Planning is one of the most important parts of running a business. Whether you’re a large multinational corporation or a small business, our firm has the knowledge and resources to help keep your company on track.
For example, the loss of human capital. An issue for the owner might be helping them answer the following question: Do their business plans dovetail with their personal estate plans? Business insurance planning can help your business to address the “three R’s” of business management with insurance, investments, and benefits. How?
By: Maxwell A. Coulliette, CFP, CLU, ChFC, CEA, CRPS
If you want to reward a few key executives with low-cost life insurance benefit. Can you do it without the cost of providing the same benefit to all the other employees? You can with a properly designed qualified split dollar life insurance plan target rewarding only certain key employees or executives. In fact, the right split dollar plan design and arrangement can provide a business with several significant benefits. One is it can help you deal with the management issue “the 3 R’s” Recruit, Retain employees, and Reward key employees or executives. A split dollar plan can also be used to fund severance packages and certain other benefit plans for key employees.
The interworking of the Split dollar life insurance plan is an agreement between an employer and an employee to share the costs and benefits of a life insurance policy. Specifically, the parties come together and purchase an insurance policy on the life of the employee and, in a written agreement they split the cost of the insurance premiums, in addition to the policy’s death proceeds, cash value, and other benefits. The actual life insurance policy used can be whole life, universal life, second-to-die (survivorship), or any other cash value policy.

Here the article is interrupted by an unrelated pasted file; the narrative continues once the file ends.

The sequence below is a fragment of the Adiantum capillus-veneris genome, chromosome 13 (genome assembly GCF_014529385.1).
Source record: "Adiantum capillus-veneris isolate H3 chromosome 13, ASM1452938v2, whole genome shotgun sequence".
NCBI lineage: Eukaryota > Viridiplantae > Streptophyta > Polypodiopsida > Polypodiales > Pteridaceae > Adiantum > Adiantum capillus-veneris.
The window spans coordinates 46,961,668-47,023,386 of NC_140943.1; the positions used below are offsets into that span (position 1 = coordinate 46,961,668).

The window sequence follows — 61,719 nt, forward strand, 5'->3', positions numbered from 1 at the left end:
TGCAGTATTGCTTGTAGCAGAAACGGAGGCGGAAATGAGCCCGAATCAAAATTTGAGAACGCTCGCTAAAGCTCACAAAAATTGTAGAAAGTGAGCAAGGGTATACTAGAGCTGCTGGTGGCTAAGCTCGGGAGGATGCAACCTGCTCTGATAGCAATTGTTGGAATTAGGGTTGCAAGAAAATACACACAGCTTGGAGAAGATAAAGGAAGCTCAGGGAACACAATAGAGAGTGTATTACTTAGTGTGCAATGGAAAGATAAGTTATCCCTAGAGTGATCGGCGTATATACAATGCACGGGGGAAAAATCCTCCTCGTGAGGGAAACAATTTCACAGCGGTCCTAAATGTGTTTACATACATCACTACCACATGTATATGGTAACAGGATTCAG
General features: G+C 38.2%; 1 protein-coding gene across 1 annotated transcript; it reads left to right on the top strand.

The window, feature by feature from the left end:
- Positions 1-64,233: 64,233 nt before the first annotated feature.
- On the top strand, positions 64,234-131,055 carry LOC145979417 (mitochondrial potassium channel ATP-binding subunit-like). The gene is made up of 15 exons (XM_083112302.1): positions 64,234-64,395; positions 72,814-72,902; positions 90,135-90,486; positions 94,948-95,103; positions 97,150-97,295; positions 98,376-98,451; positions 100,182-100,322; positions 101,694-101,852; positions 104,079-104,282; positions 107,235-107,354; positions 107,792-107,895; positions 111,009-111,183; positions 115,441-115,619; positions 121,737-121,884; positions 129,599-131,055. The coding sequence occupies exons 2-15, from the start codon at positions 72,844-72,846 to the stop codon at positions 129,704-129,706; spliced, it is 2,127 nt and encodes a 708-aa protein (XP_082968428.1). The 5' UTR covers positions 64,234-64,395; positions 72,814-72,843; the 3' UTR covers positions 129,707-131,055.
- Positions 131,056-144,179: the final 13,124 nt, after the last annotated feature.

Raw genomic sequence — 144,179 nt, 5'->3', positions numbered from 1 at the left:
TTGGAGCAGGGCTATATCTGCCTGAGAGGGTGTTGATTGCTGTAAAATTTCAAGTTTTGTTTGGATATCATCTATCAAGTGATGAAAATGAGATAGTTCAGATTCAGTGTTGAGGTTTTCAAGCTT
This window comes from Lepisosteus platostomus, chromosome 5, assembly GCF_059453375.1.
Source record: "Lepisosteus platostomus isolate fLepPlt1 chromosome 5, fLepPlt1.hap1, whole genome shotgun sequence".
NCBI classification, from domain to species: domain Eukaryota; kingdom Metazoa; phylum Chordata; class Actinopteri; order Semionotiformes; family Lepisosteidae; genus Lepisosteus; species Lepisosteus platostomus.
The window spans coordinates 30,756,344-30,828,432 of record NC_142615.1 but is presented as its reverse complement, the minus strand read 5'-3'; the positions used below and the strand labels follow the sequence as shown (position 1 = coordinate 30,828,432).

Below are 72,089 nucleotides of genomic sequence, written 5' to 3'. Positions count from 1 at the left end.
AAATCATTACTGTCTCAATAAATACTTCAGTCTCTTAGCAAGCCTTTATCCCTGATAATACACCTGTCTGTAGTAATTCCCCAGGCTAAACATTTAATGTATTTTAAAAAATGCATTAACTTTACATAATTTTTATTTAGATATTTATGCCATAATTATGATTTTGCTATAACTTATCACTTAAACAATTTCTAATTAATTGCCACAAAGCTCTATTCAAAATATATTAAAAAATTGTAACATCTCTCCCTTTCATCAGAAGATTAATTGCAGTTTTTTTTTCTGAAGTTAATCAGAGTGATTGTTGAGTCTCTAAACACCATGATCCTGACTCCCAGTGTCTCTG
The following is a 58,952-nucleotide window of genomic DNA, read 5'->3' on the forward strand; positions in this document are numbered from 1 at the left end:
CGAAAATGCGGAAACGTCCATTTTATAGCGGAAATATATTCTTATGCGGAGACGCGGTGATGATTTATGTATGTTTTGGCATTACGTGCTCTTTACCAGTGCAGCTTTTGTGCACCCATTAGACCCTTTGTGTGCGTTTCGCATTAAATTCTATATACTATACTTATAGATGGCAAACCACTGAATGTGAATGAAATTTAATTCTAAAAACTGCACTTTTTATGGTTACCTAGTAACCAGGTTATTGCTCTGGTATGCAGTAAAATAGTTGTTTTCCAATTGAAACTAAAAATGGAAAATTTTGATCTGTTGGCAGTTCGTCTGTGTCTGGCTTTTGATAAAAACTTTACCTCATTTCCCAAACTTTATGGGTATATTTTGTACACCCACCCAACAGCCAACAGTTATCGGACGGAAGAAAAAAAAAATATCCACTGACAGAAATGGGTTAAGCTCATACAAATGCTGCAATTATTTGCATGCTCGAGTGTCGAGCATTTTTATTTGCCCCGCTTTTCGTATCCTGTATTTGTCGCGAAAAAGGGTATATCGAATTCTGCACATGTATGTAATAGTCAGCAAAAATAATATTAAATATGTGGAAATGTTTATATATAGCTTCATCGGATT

Split-Dollar is a method of buying life insurance in a business setting, it may help the employer’s need to provide a valuable fringe benefit to retain and or reward a key employee, or to attract a potential key employee into the business. For the employee, the split-dollar arrangement provides the benefits of the life insurance policy such as protection for survivors at a lower net cost than a personally purchased policy.
Split dollar arrangements usually take one of two forms. One is the endorsement form, under this form the employer is formally designated as the owner of the life insurance contract and endorses the contract to specify the portion of the death proceeds payable to the employee’s beneficiary. Second you have the collateral assignment form, in this split dollar format the employee is formally designated as the owner of the contract, and the employer premium advances are secured by a collateral assignment of the policy.
Note for a public company: The Sarbanes-Oxley Act of 2002 makes it a criminal offense for a public company to lend money to its executives or directors. This may prohibit the use of the collateral assignment form in these companies.
Why use a split dollar life insurance plan in a business setting?
Split dollar life insurance has been widely used in gift and estate planning and can be an important part of the compensation package of key employees. You don’t have to cover all your employees–the coverage, amounts, and terms of the split dollar arrangement are generally not subject to Employee Retirement Income Security Act (ERISA) nondiscrimination rules.
Split dollar plans can be used to:
What are the advantages of split dollar life insurance plans? Split dollar life insurance offers several advantages:
Note: If the death proceeds are paid in installments, any interest element in the installment payments will generally be taxable.
Split dollar plans have some disadvantages as well, including the following:
There can be some tax issues. Under current regulations, two mutually exclusive sets of rules govern the taxation of split dollar arrangements. Generally, if the employer owns the policy (an endorsement form arrangement), the employer is treated as transferring “economic benefits” to the employee. The employee must include in income the value of the life insurance protection provided by the employer, plus the cash value (if any) which he or she may have access (to the extent that it has not been considered in a prior taxable year). Under the loan regime, the employer is treated as lending premium payments to the employee. The loan regime generally governs the taxation of those arrangements under which the employer’s premium advances are secured by a collateral assignment of the policy.
Note: Before entering a split dollar life insurance arrangement, it’s important to consult a knowledgeable advisor or tax specialist to assess how the current regulations might impact your business.